Differential expression of CCR2 and CX3CR1 on CD16+ monocyte subsets is associated with asthma severity

Reem Al-Rashoudi, Gillian Moir, Mohamed S. Al-Hajjaj, Monther M. Al-Alwan, Heather M. Wilson, Isabel J. Crane* (Corresponding Author)

*Corresponding author for this work

Research output: Contribution to journalArticlepeer-review

7 Citations (Scopus)
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Background: Monocytes play an important role in immune and inflammatory diseases and monocyte subsets are predictors of disease in certain conditions. Expression of the chemokine receptors, CCR2 and CX3CR1 on monocyte subsets relates to their function and can be used in their characterization. Our objective was to determine whether CD14, CD16, CCR2 and CX3CR1 on monocyte subsets are potential indicators of asthma severity.

Methods: Blood samples were collected from Saudi Arabian patients with asthma and normal healthy individuals. Six-color flow-cytometry phenotypic analysis was used to identify human blood monocyte subsets, based on their expression of CD14 and CD16 following CD45 gating. Expression of CCR2 and CX3CR1 was analysed on classical (CD14++CD16-), intermediate (CD14++CD16+) and non-classical (CD14+CD16++) subsets and correlated with disease severity.

Results: We demonstrated a significant increase in percentage of total CD45-positive monocytes in the blood of patients with severe asthma, but the proportion of the individual monocyte subsets was not significantly changed when patients with mild, moderate and severe asthma were compared with healthy individuals. CD16 expression (Mean Fluorescence Intensity, MFI) was decreased on intermediate and non-classical subsets in patients with severe asthma compared to healthy controls. CX3CR1 expression was also lower, with a lower percentage of cells expressing CX3CR1 in the non-classical CD14+CD16++ subset in all patients with asthma and this was inversely related to the percentage of cells expressing CCR2.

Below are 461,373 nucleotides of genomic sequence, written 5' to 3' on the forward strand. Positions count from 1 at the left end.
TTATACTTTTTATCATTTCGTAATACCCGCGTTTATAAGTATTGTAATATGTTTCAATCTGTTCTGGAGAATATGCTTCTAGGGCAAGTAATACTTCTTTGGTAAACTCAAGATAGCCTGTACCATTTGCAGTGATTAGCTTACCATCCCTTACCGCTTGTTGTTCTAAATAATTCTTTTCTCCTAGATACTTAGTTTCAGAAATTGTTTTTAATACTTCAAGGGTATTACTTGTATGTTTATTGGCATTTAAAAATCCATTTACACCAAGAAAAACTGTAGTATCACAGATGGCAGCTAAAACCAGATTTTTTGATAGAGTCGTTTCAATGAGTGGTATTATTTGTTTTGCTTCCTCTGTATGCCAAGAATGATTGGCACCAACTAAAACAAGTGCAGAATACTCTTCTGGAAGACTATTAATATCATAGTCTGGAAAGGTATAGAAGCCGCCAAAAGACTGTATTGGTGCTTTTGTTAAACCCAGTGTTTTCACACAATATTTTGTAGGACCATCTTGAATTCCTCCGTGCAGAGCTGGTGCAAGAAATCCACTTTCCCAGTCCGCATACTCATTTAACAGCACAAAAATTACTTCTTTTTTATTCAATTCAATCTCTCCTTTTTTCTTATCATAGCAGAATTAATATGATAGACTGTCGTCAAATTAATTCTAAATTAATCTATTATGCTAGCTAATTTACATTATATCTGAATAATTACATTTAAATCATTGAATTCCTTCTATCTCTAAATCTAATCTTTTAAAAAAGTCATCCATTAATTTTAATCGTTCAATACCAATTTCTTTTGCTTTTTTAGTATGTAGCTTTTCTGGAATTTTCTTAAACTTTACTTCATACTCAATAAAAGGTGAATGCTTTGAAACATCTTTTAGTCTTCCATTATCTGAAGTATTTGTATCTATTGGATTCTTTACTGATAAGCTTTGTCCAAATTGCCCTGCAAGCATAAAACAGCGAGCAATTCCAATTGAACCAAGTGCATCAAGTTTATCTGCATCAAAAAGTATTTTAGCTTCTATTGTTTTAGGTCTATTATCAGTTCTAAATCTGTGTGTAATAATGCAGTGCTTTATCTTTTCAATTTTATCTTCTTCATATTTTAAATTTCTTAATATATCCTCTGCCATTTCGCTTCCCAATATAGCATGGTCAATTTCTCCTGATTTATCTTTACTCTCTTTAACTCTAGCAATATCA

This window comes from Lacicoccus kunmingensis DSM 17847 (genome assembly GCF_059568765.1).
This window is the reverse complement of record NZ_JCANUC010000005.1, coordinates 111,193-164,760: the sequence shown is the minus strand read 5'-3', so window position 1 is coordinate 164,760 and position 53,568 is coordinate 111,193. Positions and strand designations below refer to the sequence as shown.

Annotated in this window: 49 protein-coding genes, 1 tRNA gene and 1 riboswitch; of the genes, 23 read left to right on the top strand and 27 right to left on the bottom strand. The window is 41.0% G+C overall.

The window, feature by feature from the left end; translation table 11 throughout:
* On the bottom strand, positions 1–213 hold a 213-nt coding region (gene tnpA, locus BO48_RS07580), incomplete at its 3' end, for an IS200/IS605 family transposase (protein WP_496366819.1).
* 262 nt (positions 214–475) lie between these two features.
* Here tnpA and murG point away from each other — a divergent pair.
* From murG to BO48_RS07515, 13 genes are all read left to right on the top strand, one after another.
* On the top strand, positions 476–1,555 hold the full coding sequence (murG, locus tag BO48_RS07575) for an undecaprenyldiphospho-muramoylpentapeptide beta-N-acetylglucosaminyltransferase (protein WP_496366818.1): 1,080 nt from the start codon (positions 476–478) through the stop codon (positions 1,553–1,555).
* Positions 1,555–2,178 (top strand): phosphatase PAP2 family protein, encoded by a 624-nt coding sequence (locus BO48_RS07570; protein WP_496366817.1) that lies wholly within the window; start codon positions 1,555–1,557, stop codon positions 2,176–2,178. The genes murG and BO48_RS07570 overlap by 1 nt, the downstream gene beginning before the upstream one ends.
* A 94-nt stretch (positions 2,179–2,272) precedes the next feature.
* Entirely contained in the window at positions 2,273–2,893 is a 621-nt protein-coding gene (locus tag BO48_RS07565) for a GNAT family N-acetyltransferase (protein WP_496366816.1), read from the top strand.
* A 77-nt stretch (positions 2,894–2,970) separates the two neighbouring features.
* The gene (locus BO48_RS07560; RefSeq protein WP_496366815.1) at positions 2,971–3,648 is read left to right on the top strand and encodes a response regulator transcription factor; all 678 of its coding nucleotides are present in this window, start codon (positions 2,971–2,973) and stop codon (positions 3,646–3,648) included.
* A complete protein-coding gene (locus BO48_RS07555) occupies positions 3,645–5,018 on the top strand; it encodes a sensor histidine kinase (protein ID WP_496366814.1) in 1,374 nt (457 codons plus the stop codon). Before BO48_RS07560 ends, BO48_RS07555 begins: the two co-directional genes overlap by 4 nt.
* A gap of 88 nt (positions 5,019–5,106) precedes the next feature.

Conclusions: CCR2 expression on monocytes indicated a tendency toward more phagocytic monocytes in patients with asthma. The differential expression of CD16, CX3CR1 and CCR2 on monocyte subsets in peripheral blood indicates modulation of the inflammatory response and suggests a role for monocytes in asthma pathogenesis.
Original languageEnglish
Article number64
Number of pages11
JournalAllergy, Asthma, and Clinical Immunology
Publication statusPublished - 4 Nov 2019

Bibliographical note

Reem Al-Rashoudi was funded as part of the Saudi Arabian Cultural Bureau, External Joint Supervision Program (EJSP) to do a PhD degree jointly between Aberdeen University, UK and King Saud University, SA. The funding body played no part in the preparation of the data or the manuscript.

This work was supported by a grant from ‘Research Center, Center for Female Scientific and Medical Colleges, Deanship of Scientific Research, King Saud University. Support from the Saudi Arabian Cultural Bureau and External Joint Supervision Program (EJSP) is also gratefully acknowledged. Professor Graeme Devereux (Liverpool School of Tropical Medicine) provided helpful discussion on asthma. Dr. Raif Yuecel and Amer Al-Mazrou provided expertise for flow cytometry and analysis.


  • Saudi Arabia
  • chemokine receptor
  • flow cytometry
  • CD14
  • biomarker
  • Biomarker
  • Chemokine receptor


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